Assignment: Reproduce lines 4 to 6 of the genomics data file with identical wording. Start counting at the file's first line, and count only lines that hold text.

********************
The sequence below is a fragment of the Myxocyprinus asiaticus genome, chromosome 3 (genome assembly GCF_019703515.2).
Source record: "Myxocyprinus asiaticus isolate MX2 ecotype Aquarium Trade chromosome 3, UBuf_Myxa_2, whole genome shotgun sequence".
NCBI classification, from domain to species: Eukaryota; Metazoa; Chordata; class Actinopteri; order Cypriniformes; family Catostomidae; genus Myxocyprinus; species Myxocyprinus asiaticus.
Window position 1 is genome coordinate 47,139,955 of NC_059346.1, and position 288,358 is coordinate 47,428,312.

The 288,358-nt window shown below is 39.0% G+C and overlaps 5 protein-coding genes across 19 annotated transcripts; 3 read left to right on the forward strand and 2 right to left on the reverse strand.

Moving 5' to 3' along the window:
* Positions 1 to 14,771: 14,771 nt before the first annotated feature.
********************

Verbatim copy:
Window position 1 is genome coordinate 47,139,955 of NC_059346.1, and position 288,358 is coordinate 47,428,312.

The 288,358-nt window shown below is 39.0% G+C and overlaps 5 protein-coding genes across 19 annotated transcripts; 3 read left to right on the forward strand and 2 right to left on the reverse strand.

Moving 5' to 3' along the window: